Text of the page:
Day 4. The next day, I woke up late. I’m feeling burned out yet I haven’t had enough. Indecision struck me. Is it Penang Highlands or National Park? I must get on the bus after lunch, or my itinerary will be ruined. Clock ticks. I spent my last hours cycling around the city.
I rushed through the station though I have secured my ticket online, as always. Feeling heavy, I slept throughout the ride. Sometimes I would wake up, sighting lots of trees. Sometimes, on a quarry site.
It felt colder inside the airconditioned bus. We’ve arrived in Cameron Highlands. We went past several strawberry fields. My first. And after five hours, I walked through the cold atmosphere, back in the mainland of Malaysia.
Two places on Day 4, spent mostly on transit. Exhaustion kicking in, I dined shortly outdoors, strolled in the streets filled with local restaurants offering their special Malaysian dishes, and went up to my little atique in the hostel.
Day 5. Itinerary check. Half day for Tea Plantation tour until my trip to Kuala Lumpur in the afternoon. I walked through the green fields together with British, Holanders and French people in my group. We gathered near the main road to listen to the history how all types of tea - black, green, yellow - has started growing here. It was long and my head is filled up with the thoughts of going straight to their mini restaurant further up in the mountains. But before we actually did taste their refreshing tea, we entered Rainforest. It was warm outside. But it did get a bit cooler on the inside.
Our tour guide accommodated and educated us well. We took group photos for their Facebook account and for our memories as well. I have never been in that mix of people. There wasn’t much interaction except with the three girls from Holland as we sip our tea.
Time’s up, Cameron Highlands. I spent another five hours on the road. This time, to Kuala Lumpur. I spent an hour there in front of the Twin Towers and rushed off to Singapore for 4 days. I have no idea what to do in the city so I took a break in another country.
[Day 6-9 in Singapore. Fast Forward.]
Day 10. Melaka was small and is just 5 hours away from Singapore. I stayed there overnight before I fly back home. I took a night cruise, and in the morning, I tour the place with an Uber driver.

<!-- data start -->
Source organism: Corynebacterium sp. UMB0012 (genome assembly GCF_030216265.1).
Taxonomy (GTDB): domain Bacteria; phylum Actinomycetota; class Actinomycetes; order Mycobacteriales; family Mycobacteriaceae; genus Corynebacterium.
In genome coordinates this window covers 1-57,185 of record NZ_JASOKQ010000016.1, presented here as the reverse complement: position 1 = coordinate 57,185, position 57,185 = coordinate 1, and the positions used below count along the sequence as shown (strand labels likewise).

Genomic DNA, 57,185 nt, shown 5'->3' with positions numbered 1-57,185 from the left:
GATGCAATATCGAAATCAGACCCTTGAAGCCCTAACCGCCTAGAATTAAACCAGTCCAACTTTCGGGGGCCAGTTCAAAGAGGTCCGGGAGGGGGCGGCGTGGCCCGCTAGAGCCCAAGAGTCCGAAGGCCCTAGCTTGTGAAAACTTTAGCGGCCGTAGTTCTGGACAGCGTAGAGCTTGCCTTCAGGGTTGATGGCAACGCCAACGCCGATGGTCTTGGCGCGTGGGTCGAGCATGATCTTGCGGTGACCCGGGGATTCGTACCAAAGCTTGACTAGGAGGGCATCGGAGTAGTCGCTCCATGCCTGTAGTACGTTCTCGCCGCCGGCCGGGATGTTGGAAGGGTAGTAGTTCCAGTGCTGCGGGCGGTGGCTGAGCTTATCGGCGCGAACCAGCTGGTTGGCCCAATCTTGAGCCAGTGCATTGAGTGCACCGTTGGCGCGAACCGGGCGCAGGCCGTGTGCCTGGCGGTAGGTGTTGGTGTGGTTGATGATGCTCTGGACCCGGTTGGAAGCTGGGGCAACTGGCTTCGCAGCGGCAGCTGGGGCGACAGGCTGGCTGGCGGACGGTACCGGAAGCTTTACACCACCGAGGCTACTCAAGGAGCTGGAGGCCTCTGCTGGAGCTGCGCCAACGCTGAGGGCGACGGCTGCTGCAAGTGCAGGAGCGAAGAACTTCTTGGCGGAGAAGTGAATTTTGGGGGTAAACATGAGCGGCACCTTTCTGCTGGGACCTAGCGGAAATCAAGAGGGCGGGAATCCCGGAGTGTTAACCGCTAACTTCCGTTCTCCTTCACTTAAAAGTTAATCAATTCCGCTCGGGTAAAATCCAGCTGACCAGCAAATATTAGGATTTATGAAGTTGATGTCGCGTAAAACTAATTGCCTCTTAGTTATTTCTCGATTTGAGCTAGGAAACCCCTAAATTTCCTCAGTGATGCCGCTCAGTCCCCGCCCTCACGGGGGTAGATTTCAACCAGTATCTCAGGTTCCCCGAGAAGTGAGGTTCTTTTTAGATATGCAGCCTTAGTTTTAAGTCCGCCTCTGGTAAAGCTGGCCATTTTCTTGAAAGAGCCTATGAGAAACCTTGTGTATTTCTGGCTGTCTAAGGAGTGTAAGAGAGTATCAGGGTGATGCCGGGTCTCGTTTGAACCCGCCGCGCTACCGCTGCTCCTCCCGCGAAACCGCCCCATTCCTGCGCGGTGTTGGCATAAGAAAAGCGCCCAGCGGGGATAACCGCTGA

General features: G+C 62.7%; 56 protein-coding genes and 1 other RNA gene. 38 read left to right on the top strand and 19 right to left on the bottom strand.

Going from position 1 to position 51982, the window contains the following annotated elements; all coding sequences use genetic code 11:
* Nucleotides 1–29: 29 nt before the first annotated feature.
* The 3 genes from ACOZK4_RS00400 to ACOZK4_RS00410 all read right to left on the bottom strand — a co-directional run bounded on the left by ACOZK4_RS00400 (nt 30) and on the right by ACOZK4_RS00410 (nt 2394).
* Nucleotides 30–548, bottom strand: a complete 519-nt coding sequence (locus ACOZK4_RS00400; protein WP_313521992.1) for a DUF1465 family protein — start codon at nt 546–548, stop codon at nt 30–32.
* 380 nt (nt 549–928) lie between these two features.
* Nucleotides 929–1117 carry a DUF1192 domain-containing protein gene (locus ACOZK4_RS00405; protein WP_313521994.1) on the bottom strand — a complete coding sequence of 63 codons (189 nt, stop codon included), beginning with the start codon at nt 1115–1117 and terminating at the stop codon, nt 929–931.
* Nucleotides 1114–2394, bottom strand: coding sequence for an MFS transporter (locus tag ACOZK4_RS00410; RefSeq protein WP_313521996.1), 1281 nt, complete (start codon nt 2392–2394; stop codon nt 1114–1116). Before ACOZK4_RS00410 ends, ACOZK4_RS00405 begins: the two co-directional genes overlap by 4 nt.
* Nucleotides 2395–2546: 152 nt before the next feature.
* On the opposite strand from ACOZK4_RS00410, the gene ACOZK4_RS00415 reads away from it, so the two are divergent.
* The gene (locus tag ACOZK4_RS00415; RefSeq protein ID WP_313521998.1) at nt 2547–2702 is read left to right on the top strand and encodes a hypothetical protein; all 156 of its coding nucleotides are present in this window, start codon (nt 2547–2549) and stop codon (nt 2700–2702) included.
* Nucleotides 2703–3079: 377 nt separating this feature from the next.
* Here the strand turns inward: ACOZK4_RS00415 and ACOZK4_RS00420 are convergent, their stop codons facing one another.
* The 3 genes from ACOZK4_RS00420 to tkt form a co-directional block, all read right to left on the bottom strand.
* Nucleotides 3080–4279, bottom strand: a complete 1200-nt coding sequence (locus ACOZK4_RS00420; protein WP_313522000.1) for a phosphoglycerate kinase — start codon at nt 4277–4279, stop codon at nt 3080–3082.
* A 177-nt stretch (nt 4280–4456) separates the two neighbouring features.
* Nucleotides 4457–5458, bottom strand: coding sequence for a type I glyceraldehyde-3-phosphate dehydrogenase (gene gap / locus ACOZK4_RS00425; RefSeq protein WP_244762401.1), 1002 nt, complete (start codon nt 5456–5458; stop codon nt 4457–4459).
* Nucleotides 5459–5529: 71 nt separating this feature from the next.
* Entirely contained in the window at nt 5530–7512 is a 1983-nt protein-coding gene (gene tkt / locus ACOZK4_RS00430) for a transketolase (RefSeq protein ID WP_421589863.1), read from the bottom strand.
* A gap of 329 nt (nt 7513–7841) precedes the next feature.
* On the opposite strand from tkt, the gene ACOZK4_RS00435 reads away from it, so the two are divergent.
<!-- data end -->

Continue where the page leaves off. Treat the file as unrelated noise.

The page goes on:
Day 11. Time check, 4 hours before I head to KLIA2. I visited and prayed in Melaka mosque. I love that the mosques here in Malaysia sits on the shore. It’s very calming. I ate Nasi Lemak, the famous Malaysian breakfast - a cup of rice with small dried and fried fish like sprinkles on its top, sunny side up, and spice served with it. I matched it with hot choco to tame its hotness on my mouth. I jumped off to a restaurant serving cool chendol, a popular dessert of ice with coconut milk and jellies on top, much like the Halo-Halo in my country.
I strolled around the Dutch Park, where a Malaysian man, dressed in blue suit poses like a robot, a box in front. A performer. And an old German lady playing her violin, its case filled with a few ringgits. I approached her and spent a few minutes chatting with her, curious how she ended up in the streets. I learned a bit of her history and gave her a tip for her time. I left her to play as more Chinese tourists arrived.
I sprinted up to the old Cathedral, witnessing painters, one using watercolor and another using pen, displaying their works. I stopped by the pen master, as he was drawing live, crouched on a small chair inside the structure. I was into drawing that time that I couldn’t resist not asking him for tips. I bought one of his work, featuring the old Melaka, to thank him for his time, and of the watercolor artist.
Time’s up. I asked the Uber driver to take me to the bus station.
I looked through my itinerary while I laid back into my seat, resting my body from the weight of my almost 10kg backpack from the souvenirs I bought.
Waiting to board for Manila, I stared out to the parked planes and reviewed my journey.
I have done all the things I wanted to do. I did tick off all the destinations I planned to visit. I successfully marked the places on the map, ‘touched down.’
I may have missed some activities I discovered just when I arrived in those location. With the hunger to travel and time and money constraints, however, I simply made my choices.
I did not let any minute pass sulking about delayed flights, the unexplored Penang Hill or the hike into National Park, the tea bags I was not able to buy in the plantation due to long queues, the sighting of Twin Towers, or the fleeting stay in Melaka.
I was genuinely happy. I was purposeful and straightforward as ever even with my travels.
But every time I will step into the boat or bus to leave, I always tell myself, “I wish I could stay longer.” Time checks. Time’s ups. I felt rushed. I seriously take time running out on me because I think that the tomorrow to revisit the places I want to visit might not come.
I flew home with a baggage full of dirty clothes, soiled camera and lenses, art souvenirs and with that lesson. A lesson I only realized and lived by months later.
No matter how the clock ticks, never rush the journey.